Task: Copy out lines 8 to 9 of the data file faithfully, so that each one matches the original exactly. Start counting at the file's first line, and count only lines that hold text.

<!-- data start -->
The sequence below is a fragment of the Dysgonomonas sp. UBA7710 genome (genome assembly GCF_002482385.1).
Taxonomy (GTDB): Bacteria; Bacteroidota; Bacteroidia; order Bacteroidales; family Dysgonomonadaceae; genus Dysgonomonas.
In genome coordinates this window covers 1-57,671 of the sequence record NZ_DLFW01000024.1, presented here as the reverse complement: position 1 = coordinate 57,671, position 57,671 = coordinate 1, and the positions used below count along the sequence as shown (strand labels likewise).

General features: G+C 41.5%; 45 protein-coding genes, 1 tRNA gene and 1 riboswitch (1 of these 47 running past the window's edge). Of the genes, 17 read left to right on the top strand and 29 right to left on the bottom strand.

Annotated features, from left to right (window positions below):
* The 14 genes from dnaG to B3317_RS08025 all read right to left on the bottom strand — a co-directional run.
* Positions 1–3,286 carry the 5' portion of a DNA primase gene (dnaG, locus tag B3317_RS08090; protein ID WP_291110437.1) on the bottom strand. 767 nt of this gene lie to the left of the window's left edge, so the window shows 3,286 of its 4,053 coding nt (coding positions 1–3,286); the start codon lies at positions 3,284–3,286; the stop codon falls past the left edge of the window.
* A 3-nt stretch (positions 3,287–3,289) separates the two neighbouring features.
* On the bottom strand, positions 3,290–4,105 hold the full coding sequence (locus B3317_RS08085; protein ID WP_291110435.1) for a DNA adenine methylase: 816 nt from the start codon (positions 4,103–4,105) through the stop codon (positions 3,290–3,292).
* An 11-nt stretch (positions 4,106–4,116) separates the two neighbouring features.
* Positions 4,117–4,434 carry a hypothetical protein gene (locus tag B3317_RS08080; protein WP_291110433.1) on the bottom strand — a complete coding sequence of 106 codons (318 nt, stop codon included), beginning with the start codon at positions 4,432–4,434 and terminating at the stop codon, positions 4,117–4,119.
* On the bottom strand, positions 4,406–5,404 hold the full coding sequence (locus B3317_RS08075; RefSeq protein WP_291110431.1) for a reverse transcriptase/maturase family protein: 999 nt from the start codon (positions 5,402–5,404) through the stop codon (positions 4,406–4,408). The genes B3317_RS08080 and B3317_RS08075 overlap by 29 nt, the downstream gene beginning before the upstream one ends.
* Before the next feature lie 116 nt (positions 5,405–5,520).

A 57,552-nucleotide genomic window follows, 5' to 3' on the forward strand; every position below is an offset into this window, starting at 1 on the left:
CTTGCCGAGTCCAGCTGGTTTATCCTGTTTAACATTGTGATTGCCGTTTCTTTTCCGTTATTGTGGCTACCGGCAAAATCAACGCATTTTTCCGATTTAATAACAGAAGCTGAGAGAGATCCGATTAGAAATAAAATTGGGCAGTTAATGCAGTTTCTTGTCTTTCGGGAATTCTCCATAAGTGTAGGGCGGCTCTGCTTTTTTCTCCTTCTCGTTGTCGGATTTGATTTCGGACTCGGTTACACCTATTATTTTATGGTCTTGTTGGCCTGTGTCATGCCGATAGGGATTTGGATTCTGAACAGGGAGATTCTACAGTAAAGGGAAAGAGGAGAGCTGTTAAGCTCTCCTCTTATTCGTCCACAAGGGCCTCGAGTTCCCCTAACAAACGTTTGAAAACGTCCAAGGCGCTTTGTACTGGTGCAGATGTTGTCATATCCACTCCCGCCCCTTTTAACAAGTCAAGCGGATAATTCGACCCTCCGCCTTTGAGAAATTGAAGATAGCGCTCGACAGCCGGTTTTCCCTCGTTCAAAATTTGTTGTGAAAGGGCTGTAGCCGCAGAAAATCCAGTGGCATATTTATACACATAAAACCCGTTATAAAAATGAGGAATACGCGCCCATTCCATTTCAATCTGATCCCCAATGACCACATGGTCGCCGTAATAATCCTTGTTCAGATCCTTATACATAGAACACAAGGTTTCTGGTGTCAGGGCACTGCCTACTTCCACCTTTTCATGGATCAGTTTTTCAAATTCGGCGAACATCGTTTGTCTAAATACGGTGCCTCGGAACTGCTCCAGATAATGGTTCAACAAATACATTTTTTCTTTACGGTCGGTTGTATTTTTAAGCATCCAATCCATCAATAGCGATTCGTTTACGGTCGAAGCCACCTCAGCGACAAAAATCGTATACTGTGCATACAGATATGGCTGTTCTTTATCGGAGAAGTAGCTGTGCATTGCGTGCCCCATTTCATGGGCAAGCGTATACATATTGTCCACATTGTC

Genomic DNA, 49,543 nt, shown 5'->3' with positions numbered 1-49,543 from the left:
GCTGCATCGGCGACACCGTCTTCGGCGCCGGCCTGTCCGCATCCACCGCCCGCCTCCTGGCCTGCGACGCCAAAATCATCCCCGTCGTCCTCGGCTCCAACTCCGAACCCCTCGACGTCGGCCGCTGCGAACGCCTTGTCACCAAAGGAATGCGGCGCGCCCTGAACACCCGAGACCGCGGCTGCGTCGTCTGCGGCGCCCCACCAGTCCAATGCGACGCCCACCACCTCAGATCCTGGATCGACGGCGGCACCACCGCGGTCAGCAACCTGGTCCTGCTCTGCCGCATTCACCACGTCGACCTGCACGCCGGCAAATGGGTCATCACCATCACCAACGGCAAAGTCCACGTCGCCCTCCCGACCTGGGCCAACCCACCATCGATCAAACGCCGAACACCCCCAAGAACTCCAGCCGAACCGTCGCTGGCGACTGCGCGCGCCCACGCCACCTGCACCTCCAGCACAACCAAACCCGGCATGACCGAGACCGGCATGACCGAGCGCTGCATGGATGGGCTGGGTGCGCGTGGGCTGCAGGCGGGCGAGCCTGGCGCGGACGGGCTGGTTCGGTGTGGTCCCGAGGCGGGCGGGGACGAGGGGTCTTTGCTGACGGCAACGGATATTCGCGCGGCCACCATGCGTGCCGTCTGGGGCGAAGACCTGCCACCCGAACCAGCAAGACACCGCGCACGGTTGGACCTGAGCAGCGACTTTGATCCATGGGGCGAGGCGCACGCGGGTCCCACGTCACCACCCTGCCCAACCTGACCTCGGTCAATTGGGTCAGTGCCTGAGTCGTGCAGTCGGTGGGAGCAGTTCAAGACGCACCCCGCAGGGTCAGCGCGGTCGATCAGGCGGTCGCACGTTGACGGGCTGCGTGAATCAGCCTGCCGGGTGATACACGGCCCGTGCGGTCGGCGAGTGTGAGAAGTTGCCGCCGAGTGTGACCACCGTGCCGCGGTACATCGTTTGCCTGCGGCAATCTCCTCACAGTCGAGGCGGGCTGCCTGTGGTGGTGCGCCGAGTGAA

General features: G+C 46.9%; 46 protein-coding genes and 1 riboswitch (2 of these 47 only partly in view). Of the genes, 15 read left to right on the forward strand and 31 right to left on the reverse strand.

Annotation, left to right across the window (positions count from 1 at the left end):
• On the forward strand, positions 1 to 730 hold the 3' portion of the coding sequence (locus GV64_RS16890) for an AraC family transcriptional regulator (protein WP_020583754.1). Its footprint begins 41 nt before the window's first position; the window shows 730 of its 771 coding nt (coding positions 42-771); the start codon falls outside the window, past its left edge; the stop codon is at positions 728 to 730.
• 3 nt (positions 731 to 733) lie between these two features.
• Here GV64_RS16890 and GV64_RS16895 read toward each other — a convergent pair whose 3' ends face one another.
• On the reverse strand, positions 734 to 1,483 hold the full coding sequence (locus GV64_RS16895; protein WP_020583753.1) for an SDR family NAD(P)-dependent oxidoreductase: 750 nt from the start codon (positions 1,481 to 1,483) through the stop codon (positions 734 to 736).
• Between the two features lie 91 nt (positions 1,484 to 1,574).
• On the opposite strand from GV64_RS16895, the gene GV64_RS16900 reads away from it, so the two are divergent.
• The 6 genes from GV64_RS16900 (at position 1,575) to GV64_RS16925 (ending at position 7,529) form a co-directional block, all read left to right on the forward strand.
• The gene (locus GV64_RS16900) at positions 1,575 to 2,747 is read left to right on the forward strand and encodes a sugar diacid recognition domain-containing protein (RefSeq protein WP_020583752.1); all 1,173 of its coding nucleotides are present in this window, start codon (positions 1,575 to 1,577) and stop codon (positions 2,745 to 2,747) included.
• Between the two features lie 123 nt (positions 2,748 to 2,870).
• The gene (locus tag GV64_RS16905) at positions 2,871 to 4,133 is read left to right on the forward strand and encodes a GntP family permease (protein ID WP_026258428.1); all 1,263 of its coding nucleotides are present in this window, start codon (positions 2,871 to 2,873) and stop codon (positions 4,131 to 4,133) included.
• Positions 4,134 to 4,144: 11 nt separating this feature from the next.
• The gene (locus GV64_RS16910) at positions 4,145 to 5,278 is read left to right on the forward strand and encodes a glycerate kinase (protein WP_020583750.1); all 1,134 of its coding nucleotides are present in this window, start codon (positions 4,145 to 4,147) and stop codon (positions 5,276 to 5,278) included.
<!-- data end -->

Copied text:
* A 3-nt stretch (positions 3,287–3,289) separates the two neighbouring features.
* On the bottom strand, positions 3,290–4,105 hold the full coding sequence (locus B3317_RS08085; protein ID WP_291110435.1) for a DNA adenine methylase: 816 nt from the start codon (positions 4,103–4,105) through the stop codon (positions 3,290–3,292).